David Altshuler, M.S.
(305) 978-8917 | [email protected]

The Runaway Bunny

No matter how thin you make the pancakes, they always have two sides. With the possible exception of family game night–always fun–pretty much every other parent-child interaction is double edged. What about encouragement?  Could there be a dark side to being a supportive parent? Consider the following seemingly uplifting statement from a father trying to be helpful: “You’re going to get a 1300 on your next SAT, I just know you will. Guaranteed. In the books. No worries. I know you can do it.”

Believing in your child is nice. Better than the alternative—“you’re ugly and your mother dresses you funny”—surely. Nothing wrong with a little constructive thinking and positive regard. The negative of course is that in reality there is no guarantee that the child’s score will indeed improve. Stuff happens. If the previous testing were 1290 rather than 890, the optimistic prediction is less onerous. 1290s frequently become 1300s on subsequent testing whereas an 890 morphing into a 1290 is as rare as a yacht-owning shepherd. Whatever the previous score, “I’m one hundred percent certain you’ll get a 1300” puts crushing pressure on the student; there’s no way for them to win. If the new score is commiserate with the parent‘s prediction, that’s sort of a draw. If Junior’s score does not improve, well, that’s just terrible. Even a strong score of 1290 could lead to prevarication and recrimination. It’s only a 1290. There’s no way to exceed expectations.

There’s no way for the kid to be who they are. There’s no path forward for them to accepted as an 890. 

Image a child hearing “I only love you when you get on base” and you get the idea of how unhelpful “I knew you could do it” can be. “You got a 96? Don’t they give 100s in that school?” doesn’t likely leave the student feeling hopeful. If a 96 isn’t good enough, then even 100 is just breaking even.

The more I listen to families over the past 40 years, the more convinced I am that a great deal of good parenting involves a preponderance of listening. Arguing frequently involves talking. Talking reminds me of trying to convince somebody of something. I’m quite satisfied with my beliefs or lack thereof, opinions about religion, politics, what to wear and read. Pollsters are always looking for undecided voters to interview. I’m glad I don’t have to make my living predicting election results from talking to folks who don’t know who they’re going to vote for because I have never talked to anyone who hadn’t made up their mind forever ago. Similarly, the likelihood that your child woke up yesterday morning wondering what you thought about academic achievement is zero. You know who you’re going to vote for? Your child knows what your expectations are. Fulfilling them is a horse of another exam.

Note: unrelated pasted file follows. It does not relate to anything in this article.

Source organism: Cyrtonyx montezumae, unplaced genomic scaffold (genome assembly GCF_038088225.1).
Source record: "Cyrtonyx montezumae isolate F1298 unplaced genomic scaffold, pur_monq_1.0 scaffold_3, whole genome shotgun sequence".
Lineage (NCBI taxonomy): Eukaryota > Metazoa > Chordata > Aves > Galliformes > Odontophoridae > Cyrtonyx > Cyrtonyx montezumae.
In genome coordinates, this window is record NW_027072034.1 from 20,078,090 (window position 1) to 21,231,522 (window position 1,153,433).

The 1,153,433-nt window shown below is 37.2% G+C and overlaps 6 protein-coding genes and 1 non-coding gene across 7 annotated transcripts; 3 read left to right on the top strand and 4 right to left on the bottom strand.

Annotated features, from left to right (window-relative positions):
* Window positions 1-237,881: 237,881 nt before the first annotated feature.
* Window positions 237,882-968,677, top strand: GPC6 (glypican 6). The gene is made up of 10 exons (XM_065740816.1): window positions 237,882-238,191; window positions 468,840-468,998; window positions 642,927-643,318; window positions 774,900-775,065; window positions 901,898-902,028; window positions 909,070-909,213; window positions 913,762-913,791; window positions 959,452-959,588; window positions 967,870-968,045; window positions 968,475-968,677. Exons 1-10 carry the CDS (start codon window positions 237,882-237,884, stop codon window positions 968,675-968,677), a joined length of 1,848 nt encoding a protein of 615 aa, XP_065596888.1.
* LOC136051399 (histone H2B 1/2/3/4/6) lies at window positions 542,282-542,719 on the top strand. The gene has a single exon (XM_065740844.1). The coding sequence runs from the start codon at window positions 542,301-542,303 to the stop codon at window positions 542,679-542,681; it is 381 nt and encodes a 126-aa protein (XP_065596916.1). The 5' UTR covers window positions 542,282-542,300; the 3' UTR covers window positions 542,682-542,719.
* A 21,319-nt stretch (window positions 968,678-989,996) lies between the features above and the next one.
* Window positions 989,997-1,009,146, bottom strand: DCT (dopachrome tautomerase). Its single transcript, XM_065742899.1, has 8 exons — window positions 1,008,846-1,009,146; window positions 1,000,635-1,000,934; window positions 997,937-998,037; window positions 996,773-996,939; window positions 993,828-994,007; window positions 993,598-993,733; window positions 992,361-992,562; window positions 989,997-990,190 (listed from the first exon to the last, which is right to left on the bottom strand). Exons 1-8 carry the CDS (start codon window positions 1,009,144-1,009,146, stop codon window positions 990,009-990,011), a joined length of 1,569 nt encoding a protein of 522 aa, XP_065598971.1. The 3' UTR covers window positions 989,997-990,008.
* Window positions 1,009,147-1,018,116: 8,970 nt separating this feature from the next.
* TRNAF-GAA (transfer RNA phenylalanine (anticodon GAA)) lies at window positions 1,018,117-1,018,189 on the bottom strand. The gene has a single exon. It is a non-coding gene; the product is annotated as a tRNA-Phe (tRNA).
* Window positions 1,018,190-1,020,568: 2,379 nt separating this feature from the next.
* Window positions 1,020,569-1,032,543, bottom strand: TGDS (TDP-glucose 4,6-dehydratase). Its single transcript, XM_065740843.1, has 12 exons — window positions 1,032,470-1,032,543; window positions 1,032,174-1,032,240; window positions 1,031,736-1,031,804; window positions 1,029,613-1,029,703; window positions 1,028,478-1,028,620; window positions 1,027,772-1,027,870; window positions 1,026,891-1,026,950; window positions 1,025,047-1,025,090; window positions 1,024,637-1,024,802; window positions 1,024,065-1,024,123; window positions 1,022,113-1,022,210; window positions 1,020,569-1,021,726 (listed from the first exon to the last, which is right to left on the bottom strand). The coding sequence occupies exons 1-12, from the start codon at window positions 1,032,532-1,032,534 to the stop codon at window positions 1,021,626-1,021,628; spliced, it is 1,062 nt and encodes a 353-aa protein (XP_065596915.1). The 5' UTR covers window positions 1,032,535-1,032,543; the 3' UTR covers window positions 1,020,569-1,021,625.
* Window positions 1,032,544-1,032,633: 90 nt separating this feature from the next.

Reassurance is different from pontificating. Support and encouragement need not include prognostications. Indeed, as Yogi Berra said, “it’s hard to make predictions, especially about the future.” Offering your unconditional positive regard whatever the outcome results in better parent-child connections as well as better outcomes..

How many books can you think of that have remained in print for 82 years. There’s a reason Margaret Wise Brown Runaway Bunny has sold 12 million copies since first being published in 1942. (Brown’s Goodnight Moon with 48 million copies did even better.) The theme—a mother will always love, support, and accept her child’s growing independence is universal–or should be.

Reread the book. It’s free, should be required of all parents, and is a total of 404 words. Here are a few of them:

“If you are a gardener and find me” said the little bunny, “I will be a bird and fly away from you.”

“If you become a bird and fly away from me” said his mother, “I will be the tree that you come home to.”

Note that nowhere does the author suggest that the mother’s love is contingent on performance on norm referenced tests, proficiency in athletics, or marrying someone of whom she approves.

The book begins:

Once there was a little bunny who wanted to run away.

So he said to his mother, “I am running away.”

“If you run away,” said his mother, “I will run after you

For you are my little bunny.”

Updated, it might read:

All the time there are adolescents who want to be who they are.

So they say to their parents, “I am testing your love and acceptance.”

“If you express yourself with imperfections,” say their parents, “I will still love you for you,

For you are my child.”

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Copyright © David Altshuler 1980 – 2024    |    Miami, FL • Charlotte, NC     |    (305) 978-8917    |    [email protected]